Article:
Wheelchair Wonderings

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Our trip to Bali had been planned over a year ago. My daughters were insistent that a holiday was much needed. And it was true. I couldn’t remember the last time I really had a restful holiday that was just a holiday and didn’t have a wedding or an engagement attached to it; or for that matter a puppy who had to be transported in a train and the subsequent arguements with the railway authorities about keeping her with me in my coach.

Even so, I argued loud and long that I did not have the kind of money for  an international holiday and that India had so many beautiful places that we could visit…blah,blah,blah. And then it happened. My daughters gave each other “that look”. Anyone who has twins will know what I mean. When twins give each other “that look” woe betide anyone or anything that they have decided to pitch their unified will against. And if they are taureans, that will is herculean.

My finances were taken over and a part of my income disappeared every month into some mysterious black hole and I was taught that I could not only survive but could live very well with a little less in my purse.

And so plane tickets and private villas with beautiful swimming pools all to ourselves seemed to have got miraculously booked. (Only later did I learn of the hours that my daughters had spent every night on the internet meticulously planning, what they wanted to be, a perfect holiday).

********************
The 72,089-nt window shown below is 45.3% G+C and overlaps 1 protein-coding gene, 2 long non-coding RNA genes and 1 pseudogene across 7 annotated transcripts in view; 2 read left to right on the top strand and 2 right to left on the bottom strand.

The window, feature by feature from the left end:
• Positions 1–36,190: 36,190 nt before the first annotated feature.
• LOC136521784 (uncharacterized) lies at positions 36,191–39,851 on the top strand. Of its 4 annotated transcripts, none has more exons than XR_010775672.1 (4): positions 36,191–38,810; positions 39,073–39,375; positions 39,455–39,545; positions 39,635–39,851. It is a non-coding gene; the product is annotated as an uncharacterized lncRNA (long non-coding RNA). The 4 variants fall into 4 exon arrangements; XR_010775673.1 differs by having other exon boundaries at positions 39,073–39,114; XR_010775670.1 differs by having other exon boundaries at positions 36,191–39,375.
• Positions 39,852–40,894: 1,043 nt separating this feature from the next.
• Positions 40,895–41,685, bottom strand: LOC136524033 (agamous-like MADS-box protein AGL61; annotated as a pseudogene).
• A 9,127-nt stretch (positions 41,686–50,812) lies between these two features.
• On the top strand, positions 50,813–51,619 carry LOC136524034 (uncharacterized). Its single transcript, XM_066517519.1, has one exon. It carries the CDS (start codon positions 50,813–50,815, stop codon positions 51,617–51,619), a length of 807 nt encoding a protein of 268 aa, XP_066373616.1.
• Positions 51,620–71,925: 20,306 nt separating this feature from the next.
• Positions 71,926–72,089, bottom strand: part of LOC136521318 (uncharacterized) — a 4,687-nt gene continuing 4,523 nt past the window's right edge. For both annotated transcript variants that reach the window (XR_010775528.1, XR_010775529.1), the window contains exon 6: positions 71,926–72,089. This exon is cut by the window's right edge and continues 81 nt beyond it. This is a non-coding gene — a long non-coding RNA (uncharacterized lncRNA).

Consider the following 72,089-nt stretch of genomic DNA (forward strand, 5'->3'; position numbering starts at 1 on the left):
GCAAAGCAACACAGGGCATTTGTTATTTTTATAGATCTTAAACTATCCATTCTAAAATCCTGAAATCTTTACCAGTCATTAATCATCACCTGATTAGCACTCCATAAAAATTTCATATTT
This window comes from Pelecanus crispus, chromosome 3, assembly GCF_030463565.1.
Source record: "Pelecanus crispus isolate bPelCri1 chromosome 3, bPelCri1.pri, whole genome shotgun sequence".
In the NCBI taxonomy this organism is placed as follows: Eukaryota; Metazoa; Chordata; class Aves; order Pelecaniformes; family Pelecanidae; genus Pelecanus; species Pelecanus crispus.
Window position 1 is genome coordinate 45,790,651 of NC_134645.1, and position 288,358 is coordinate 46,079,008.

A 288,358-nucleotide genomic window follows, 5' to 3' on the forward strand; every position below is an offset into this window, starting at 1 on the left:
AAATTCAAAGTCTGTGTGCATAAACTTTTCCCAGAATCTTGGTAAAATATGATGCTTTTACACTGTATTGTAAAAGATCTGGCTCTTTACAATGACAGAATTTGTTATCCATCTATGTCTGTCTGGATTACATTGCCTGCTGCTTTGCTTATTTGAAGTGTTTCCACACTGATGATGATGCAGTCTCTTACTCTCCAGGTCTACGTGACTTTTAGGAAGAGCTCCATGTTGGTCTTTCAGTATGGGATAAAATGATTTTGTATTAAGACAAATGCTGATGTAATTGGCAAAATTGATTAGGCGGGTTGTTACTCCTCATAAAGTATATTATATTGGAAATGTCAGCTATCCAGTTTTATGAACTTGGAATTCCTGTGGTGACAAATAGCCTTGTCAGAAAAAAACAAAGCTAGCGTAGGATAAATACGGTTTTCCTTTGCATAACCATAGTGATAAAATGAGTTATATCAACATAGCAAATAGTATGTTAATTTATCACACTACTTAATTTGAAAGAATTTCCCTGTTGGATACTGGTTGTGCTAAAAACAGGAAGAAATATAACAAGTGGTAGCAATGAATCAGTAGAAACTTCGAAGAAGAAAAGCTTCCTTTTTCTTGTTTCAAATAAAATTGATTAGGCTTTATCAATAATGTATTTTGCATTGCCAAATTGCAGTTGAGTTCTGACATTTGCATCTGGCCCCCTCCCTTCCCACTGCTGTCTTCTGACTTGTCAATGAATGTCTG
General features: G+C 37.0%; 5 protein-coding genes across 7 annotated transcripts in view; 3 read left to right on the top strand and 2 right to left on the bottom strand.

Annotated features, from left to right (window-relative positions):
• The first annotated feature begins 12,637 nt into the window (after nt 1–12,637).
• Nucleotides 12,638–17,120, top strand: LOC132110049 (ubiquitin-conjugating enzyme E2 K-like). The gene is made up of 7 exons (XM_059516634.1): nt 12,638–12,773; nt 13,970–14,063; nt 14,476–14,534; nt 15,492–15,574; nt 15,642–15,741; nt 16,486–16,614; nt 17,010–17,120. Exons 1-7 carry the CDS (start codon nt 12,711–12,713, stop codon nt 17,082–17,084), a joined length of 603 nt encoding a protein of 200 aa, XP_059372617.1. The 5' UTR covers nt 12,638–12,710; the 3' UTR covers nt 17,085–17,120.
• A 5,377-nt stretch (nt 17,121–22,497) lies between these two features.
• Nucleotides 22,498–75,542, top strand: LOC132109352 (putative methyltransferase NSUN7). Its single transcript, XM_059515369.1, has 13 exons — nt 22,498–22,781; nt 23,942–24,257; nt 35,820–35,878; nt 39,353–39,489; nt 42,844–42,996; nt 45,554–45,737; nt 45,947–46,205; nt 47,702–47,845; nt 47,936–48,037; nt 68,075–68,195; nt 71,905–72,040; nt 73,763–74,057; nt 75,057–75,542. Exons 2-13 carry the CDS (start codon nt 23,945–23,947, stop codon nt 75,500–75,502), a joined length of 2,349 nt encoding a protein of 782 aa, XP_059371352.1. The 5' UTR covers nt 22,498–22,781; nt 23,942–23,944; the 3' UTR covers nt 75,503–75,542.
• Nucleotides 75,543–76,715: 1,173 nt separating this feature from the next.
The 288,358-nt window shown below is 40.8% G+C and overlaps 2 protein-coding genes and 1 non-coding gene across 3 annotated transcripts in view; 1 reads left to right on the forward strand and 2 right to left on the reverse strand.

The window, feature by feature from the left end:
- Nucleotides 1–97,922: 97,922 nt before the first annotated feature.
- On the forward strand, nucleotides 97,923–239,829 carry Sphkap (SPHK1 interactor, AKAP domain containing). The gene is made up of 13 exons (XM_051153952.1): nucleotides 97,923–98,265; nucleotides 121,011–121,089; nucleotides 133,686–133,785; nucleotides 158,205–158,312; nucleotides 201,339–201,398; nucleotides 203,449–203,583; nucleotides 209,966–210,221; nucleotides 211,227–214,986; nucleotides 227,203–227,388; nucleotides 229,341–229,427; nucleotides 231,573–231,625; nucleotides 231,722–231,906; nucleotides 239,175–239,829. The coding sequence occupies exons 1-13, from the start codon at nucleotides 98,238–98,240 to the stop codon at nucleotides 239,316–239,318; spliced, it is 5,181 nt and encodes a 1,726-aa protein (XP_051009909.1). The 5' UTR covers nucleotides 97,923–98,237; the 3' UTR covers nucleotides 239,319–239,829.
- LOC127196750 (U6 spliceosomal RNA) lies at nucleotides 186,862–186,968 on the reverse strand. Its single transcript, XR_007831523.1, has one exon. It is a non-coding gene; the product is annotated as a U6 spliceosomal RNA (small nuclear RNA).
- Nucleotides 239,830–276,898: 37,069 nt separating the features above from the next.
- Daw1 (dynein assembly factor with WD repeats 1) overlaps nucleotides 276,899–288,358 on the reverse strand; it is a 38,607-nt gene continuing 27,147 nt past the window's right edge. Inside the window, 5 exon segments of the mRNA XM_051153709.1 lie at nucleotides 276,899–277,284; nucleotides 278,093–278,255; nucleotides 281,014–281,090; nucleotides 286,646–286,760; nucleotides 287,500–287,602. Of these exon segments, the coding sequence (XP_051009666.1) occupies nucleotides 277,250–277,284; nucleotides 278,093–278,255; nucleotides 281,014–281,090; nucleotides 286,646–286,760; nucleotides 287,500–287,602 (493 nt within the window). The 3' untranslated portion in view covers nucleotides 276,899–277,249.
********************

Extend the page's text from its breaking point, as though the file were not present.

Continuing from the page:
And then two days before we could leave, I injured my leg. A severe hamstring injury is what the doctor said. I looked at him aghast. Somewhere through my haze of pain, as I lay on that hospital bed, I managed to ask, “But can I go to Bali? I am leaving the day after tomorrow.”

“Two days of bed rest. Take your meds. And use a wheel chair for the trip. Don’t exert and I don’t see why you shouldn’t go.”

Until that moment, I hadn’t realised how much I was really looking forward to the trip. It was just going to be the six of us. My sister in law, her son and his partner, my daughters and me. All the people that I love. So why had I been grumbling so much about it? Why had I been acting like such a whiny kid about the whole holiday? Why could I not accept and appreciate the wonderful job my kids were doing in organising the entire trip?

Why could I not see what my kids could see? That I was burnt out and needed a break. That I needed to stop being the person who had to be responsible for everything and everyone and that it was okay to let others take charge once in a while. It was okay to let others take care of me.

I had had to take the responsibility for everything for so long, ever since my husband and I had separated and then more so after he died. I had got so used to being the one in charge that I didn’t know how not to be. I realised that I actually felt scared if someone one else took care of me. I was scared to depend on someone else to make decisions for me.  But holding the reins of my life so tightly was causing me to fray and tear and maybe that wheelchair was needed to let me know that sometimes it is okay to sit and let someone push you around. Especially when it is done with so much love.